Nearly 2,000 years ago, at a time when Egypt was under the control of the Roman Empire, a young woman with an elaborate hairstyle was laid to rest only yards away from a king's pyramid, researchers report. 

She was 5 feet 2 inches in height, around age 20 when she died, and was buried in a decorated coffin whose face is gilded with gold. A nearby pyramid, at a site called Hawara, was built about 2 millennia before her lifetime. The location of her burial is known from archival notes. 

High-resolution CT scans reveal that, before she was buried, her hair was dressed in an elaborate hairstyle. 

For more see The Huffington Post

Friday, 30 November 2012

The Pharaoh Island: 90 years after the discovery of Tutankhamun's tomb, how Britain has embraced Egyptian architecture

'Egypt in England' by Chris Elliott examines over 50 Egyptian sites in Britain, revealing the curious stories behind these unusual and often outlandish pieces of architecture and interior design.

For centuries the wonder of Ancient Egypt remained largely inaccessible to European travellers, until its 'rediscovery' in the 19th century.

Published by English Heritage to coincide with the discovery of Tutankhamen's Tomb, 'Egypt in England' provides a look at these and other forgotten paragons of Egyptian-style that span our nation.

The Daily Mail

Tuesday, 27 November 2012

3D laser scanner brings a modern twist to ancient Egypt’s treasures

Visits to museums on rainy afternoons have just become a lot more interesting thanks to revolutionary technology that allows artefacts to be scanned and modelled in 3D and then studied from all angles in a way the original could never be. UCL’s Petrie Museum has benefited from a shared-use agreement between the university and Canadian firm Arius3D, which makes the colour laser scanners.

The six-year collaboration, negotiated by Dr Anna Clark, UCL Corporate Partnerships, is one of the university’s most enduring business relationships. The technology has attracted interest from a range of disciplines, from engineering to biomedicine, architecture to psychology. Arius3D has benefited from its association with a world-class university.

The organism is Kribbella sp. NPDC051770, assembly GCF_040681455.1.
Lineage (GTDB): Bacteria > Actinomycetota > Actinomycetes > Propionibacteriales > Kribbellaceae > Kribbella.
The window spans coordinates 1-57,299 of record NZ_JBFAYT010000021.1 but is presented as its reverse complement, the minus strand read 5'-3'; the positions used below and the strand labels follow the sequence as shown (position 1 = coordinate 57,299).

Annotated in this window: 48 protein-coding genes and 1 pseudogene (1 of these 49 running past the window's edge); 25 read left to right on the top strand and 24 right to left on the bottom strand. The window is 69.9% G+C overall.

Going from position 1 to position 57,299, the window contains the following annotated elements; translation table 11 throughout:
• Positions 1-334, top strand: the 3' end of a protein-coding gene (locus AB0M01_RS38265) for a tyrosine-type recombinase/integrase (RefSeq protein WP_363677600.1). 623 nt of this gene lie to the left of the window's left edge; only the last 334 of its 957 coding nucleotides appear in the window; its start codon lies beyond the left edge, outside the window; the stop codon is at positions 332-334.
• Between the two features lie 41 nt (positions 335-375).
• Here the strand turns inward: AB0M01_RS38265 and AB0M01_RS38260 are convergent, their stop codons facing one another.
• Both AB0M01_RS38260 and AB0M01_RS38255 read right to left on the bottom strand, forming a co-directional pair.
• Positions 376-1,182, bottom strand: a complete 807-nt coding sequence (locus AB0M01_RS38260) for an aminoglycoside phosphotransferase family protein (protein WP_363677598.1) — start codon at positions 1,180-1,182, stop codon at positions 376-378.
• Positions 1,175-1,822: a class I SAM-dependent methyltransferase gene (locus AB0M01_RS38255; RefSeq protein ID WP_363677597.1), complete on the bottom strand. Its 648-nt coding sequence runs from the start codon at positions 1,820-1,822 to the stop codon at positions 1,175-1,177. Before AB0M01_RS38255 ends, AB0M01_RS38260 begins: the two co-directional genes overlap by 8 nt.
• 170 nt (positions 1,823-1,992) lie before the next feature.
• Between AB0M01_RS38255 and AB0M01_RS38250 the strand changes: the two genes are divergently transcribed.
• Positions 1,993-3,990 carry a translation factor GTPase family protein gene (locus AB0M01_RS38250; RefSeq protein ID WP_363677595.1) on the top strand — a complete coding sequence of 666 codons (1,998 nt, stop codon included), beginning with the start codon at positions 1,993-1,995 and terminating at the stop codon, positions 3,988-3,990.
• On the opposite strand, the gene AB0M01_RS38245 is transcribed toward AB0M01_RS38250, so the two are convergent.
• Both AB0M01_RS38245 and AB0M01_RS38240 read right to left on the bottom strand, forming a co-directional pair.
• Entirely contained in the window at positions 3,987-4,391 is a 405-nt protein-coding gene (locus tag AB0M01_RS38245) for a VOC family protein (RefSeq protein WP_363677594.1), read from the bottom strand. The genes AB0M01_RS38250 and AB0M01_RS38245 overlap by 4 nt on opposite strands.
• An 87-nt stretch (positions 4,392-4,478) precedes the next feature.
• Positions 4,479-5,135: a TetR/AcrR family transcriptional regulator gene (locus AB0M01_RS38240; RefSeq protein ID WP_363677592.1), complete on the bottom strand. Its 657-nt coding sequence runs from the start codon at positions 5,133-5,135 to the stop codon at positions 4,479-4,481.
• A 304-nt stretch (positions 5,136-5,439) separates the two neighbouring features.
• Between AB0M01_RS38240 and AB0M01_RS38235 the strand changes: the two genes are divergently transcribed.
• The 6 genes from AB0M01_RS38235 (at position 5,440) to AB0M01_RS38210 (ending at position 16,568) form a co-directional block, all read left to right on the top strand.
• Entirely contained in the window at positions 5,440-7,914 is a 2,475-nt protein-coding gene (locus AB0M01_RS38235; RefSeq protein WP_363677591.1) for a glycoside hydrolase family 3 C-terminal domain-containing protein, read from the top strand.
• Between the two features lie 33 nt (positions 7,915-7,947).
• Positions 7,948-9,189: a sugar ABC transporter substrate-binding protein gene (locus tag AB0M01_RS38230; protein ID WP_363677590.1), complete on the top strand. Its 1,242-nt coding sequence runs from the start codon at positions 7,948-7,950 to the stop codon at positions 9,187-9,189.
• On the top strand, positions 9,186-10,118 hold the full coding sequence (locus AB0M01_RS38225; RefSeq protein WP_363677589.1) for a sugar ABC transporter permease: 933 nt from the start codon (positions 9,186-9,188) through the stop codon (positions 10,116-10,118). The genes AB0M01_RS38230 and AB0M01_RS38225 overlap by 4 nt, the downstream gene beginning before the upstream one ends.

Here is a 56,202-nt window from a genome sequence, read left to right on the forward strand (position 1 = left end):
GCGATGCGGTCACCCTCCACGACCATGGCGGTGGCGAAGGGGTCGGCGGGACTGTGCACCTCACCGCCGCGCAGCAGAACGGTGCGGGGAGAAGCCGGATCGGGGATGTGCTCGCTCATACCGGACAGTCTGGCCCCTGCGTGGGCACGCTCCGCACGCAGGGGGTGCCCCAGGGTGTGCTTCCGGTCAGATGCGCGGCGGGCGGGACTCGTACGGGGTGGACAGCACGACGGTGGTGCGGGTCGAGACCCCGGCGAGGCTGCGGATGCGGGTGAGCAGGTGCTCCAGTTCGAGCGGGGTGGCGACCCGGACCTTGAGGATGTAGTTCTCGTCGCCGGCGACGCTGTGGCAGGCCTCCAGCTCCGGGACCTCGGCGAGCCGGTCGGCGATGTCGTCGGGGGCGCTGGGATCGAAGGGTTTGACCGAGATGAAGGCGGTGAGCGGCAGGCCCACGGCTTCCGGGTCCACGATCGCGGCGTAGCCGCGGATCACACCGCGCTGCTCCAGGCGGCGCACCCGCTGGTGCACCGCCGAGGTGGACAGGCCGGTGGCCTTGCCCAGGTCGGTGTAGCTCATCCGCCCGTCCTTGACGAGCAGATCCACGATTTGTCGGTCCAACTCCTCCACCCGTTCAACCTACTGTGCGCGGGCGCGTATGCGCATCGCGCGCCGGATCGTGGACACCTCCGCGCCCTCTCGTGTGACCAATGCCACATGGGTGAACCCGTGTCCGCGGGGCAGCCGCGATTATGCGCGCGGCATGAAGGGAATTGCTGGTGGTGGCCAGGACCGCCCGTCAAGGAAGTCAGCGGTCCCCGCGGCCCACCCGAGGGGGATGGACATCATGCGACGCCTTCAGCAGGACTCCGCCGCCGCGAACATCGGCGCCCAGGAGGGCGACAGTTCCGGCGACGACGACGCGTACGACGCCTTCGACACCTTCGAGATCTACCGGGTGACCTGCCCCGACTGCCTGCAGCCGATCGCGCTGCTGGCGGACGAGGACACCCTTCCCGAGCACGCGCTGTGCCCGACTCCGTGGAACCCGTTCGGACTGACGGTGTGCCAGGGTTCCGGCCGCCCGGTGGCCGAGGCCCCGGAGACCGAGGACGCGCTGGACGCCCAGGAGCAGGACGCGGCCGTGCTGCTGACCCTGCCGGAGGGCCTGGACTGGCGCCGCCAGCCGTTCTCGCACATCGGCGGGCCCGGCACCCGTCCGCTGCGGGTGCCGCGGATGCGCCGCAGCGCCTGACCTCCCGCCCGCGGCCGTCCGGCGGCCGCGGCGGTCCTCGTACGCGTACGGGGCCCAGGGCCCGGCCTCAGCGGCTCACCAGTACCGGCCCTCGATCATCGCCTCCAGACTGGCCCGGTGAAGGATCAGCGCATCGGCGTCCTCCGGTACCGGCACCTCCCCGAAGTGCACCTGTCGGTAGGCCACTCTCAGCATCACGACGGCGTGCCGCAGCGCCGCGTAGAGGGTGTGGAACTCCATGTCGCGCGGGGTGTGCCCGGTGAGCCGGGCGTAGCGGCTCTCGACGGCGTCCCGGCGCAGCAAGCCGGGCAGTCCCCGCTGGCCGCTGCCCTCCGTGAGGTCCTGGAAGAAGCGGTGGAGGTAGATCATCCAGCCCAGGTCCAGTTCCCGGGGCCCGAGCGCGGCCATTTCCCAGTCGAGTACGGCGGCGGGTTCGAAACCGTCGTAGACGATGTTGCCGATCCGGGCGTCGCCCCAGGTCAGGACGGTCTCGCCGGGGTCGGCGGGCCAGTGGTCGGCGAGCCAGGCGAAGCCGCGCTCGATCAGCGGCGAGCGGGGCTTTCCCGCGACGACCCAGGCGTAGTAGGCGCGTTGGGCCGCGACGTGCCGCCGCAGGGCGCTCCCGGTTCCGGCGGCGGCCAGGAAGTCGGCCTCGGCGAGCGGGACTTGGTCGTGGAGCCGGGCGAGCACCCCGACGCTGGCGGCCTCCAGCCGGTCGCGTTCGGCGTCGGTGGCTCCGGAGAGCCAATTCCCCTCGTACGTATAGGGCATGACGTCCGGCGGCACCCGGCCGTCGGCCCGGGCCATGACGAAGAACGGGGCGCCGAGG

University College London

Egypt celebrates 90 year anniversary of Tutankhamun’s tomb discovery

Ninety years ago on November 22 the tomb of the Pharaoh Tutankhamun was discovered in the Valley of the Kings near Luxor in Egypt.

After years of finding smaller archaeological hauls in the area Egyptologists Howard Carter and Lord Carnarvon, the 5th Earl of Carnarvon, opened the tomb and discovered an abundance of gold and fineries left with the king after his death and mummification.

On Thursdaythe great-grandson of the 5th Earl, the 8th Earl of Carnarvon, Lord Carnarvon attended an event to celebrate this anniversary at Howard Carter’s house which is now a museum a few miles from the Valley of the Kings.

Al Arabiya News

Thursday, 22 November 2012

Statues of 5th dynasty top officials discovered in Abusir

During routine excavations in Abusir South, 30km north of Giza plateau, Czech excavators from the Czech Institute of Egyptology of the Charles University in Prague, unearthed a collection of fifth dynasty ancient Egyptian statues.